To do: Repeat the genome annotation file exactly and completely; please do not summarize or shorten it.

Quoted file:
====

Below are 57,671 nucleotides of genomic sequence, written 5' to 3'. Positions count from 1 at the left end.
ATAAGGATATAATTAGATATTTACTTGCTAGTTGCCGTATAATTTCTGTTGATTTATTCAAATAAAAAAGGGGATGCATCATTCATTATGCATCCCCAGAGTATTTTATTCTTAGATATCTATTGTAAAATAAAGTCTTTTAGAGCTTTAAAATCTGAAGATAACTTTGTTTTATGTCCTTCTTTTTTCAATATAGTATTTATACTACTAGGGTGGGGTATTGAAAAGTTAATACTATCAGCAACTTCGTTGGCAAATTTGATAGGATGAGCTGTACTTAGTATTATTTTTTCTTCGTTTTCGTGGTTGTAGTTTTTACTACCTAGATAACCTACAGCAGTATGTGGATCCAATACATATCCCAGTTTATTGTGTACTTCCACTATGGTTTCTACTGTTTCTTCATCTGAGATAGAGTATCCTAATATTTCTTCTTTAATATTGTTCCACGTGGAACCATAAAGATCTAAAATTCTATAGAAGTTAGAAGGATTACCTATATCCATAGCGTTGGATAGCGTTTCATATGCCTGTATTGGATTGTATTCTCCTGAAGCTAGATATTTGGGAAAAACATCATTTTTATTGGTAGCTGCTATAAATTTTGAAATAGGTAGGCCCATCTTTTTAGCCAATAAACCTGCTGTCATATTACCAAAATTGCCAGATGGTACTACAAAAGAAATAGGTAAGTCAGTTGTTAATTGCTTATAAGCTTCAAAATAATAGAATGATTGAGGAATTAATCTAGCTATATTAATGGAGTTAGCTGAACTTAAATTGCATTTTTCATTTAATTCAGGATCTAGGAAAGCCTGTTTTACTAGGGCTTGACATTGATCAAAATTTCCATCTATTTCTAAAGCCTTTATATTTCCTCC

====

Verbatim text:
Below are 57,671 nucleotides of genomic sequence, written 5' to 3'. Positions count from 1 at the left end.
ATAAGGATATAATTAGATATTTACTTGCTAGTTGCCGTATAATTTCTGTTGATTTATTCAAATAAAAAAGGGGATGCATCATTCATTATGCATCCCCAGAGTATTTTATTCTTAGATATCTATTGTAAAATAAAGTCTTTTAGAGCTTTAAAATCTGAAGATAACTTTGTTTTATGTCCTTCTTTTTTCAATATAGTATTTATACTACTAGGGTGGGGTATTGAAAAGTTAATACTATCAGCAACTTCGTTGGCAAATTTGATAGGATGAGCTGTACTTAGTATTATTTTTTCTTCGTTTTCGTGGTTGTAGTTTTTACTACCTAGATAACCTACAGCAGTATGTGGATCCAATACATATCCCAGTTTATTGTGTACTTCCACTATGGTTTCTACTGTTTCTTCATCTGAGATAGAGTATCCTAATATTTCTTCTTTAATATTGTTCCACGTGGAACCATAAAGATCTAAAATTCTATAGAAGTTAGAAGGATTACCTATATCCATAGCGTTGGATAGCGTTTCATATGCCTGTATTGGATTGTATTCTCCTGAAGCTAGATATTTGGGAAAAACATCATTTTTATTGGTAGCTGCTATAAATTTTGAAATAGGTAGGCCCATCTTTTTAGCCAATAAACCTGCTGTCATATTACCAAAATTGCCAGATGGTACTACAAAAGAAATAGGTAAGTCAGTTGTTAATTGCTTATAAGCTTCAAAATAATAGAATGATTGAGGAATTAATCTAGCTATATTAATGGAGTTAGCTGAACTTAAATTGCATTTTTCATTTAATTCAGGATCTAGGAAAGCCTGTTTTACTAGGGCTTGACATTGATCAAAATTTCCATCTATTTCTAAAGCCTTTATATTTCCTCC